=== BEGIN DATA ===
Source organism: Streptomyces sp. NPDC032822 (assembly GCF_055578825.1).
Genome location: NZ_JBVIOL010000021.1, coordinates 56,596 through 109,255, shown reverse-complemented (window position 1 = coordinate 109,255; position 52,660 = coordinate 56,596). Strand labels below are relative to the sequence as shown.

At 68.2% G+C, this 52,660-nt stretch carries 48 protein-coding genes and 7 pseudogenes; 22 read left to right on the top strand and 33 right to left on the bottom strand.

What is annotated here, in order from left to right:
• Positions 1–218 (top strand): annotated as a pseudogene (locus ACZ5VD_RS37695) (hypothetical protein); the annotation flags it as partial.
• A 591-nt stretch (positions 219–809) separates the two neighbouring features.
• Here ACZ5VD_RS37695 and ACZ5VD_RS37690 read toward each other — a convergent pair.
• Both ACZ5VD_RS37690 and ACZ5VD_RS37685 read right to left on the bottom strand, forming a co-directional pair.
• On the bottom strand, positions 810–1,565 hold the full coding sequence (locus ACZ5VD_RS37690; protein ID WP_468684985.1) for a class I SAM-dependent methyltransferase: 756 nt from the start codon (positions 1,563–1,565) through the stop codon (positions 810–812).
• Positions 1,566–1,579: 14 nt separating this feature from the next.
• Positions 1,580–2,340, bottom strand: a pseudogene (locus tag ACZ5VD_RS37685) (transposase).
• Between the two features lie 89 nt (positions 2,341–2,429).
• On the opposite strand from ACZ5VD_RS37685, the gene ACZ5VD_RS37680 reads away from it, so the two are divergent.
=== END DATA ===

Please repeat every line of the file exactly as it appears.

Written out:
Source organism: Streptomyces sp. NPDC032822 (assembly GCF_055578825.1).
Genome location: NZ_JBVIOL010000021.1, coordinates 56,596 through 109,255, shown reverse-complemented (window position 1 = coordinate 109,255; position 52,660 = coordinate 56,596). Strand labels below are relative to the sequence as shown.

At 68.2% G+C, this 52,660-nt stretch carries 48 protein-coding genes and 7 pseudogenes; 22 read left to right on the top strand and 33 right to left on the bottom strand.

What is annotated here, in order from left to right:
• Positions 1–218 (top strand): annotated as a pseudogene (locus ACZ5VD_RS37695) (hypothetical protein); the annotation flags it as partial.
• A 591-nt stretch (positions 219–809) separates the two neighbouring features.
• Here ACZ5VD_RS37695 and ACZ5VD_RS37690 read toward each other — a convergent pair.
• Both ACZ5VD_RS37690 and ACZ5VD_RS37685 read right to left on the bottom strand, forming a co-directional pair.
• On the bottom strand, positions 810–1,565 hold the full coding sequence (locus ACZ5VD_RS37690; protein ID WP_468684985.1) for a class I SAM-dependent methyltransferase: 756 nt from the start codon (positions 1,563–1,565) through the stop codon (positions 810–812).
• Positions 1,566–1,579: 14 nt separating this feature from the next.
• Positions 1,580–2,340, bottom strand: a pseudogene (locus tag ACZ5VD_RS37685) (transposase).
• Between the two features lie 89 nt (positions 2,341–2,429).
• On the opposite strand from ACZ5VD_RS37685, the gene ACZ5VD_RS37680 reads away from it, so the two are divergent.